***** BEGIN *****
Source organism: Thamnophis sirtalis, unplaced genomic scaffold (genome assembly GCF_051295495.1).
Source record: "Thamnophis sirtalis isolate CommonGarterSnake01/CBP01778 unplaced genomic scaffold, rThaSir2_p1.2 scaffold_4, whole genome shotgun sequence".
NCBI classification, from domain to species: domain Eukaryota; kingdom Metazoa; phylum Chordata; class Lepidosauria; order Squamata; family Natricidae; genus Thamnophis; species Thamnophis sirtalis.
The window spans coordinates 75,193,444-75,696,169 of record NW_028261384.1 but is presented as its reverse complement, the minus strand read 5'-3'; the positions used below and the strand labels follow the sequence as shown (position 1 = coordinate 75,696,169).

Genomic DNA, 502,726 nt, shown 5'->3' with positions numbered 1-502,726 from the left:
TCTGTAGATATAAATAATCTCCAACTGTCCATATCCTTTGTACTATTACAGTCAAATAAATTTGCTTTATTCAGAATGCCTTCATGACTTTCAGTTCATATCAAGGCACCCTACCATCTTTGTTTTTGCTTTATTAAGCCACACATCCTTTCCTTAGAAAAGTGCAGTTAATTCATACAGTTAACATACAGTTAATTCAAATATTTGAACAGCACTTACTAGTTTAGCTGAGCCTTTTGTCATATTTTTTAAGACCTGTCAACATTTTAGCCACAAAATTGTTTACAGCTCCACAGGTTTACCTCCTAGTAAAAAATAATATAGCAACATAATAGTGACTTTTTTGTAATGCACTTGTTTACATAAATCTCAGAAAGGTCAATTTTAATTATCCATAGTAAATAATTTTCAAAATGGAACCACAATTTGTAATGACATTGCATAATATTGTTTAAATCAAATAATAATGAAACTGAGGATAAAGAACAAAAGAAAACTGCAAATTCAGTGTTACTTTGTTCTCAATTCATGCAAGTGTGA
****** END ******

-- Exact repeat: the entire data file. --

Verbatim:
Source organism: Thamnophis sirtalis, unplaced genomic scaffold (genome assembly GCF_051295495.1).
Source record: "Thamnophis sirtalis isolate CommonGarterSnake01/CBP01778 unplaced genomic scaffold, rThaSir2_p1.2 scaffold_4, whole genome shotgun sequence".
NCBI classification, from domain to species: domain Eukaryota; kingdom Metazoa; phylum Chordata; class Lepidosauria; order Squamata; family Natricidae; genus Thamnophis; species Thamnophis sirtalis.
The window spans coordinates 75,193,444-75,696,169 of record NW_028261384.1 but is presented as its reverse complement, the minus strand read 5'-3'; the positions used below and the strand labels follow the sequence as shown (position 1 = coordinate 75,696,169).

Genomic DNA, 502,726 nt, shown 5'->3' with positions numbered 1-502,726 from the left:
TCTGTAGATATAAATAATCTCCAACTGTCCATATCCTTTGTACTATTACAGTCAAATAAATTTGCTTTATTCAGAATGCCTTCATGACTTTCAGTTCATATCAAGGCACCCTACCATCTTTGTTTTTGCTTTATTAAGCCACACATCCTTTCCTTAGAAAAGTGCAGTTAATTCATACAGTTAACATACAGTTAATTCAAATATTTGAACAGCACTTACTAGTTTAGCTGAGCCTTTTGTCATATTTTTTAAGACCTGTCAACATTTTAGCCACAAAATTGTTTACAGCTCCACAGGTTTACCTCCTAGTAAAAAATAATATAGCAACATAATAGTGACTTTTTTGTAATGCACTTGTTTACATAAATCTCAGAAAGGTCAATTTTAATTATCCATAGTAAATAATTTTCAAAATGGAACCACAATTTGTAATGACATTGCATAATATTGTTTAAATCAAATAATAATGAAACTGAGGATAAAGAACAAAAGAAAACTGCAAATTCAGTGTTACTTTGTTCTCAATTCATGCAAGTGTGA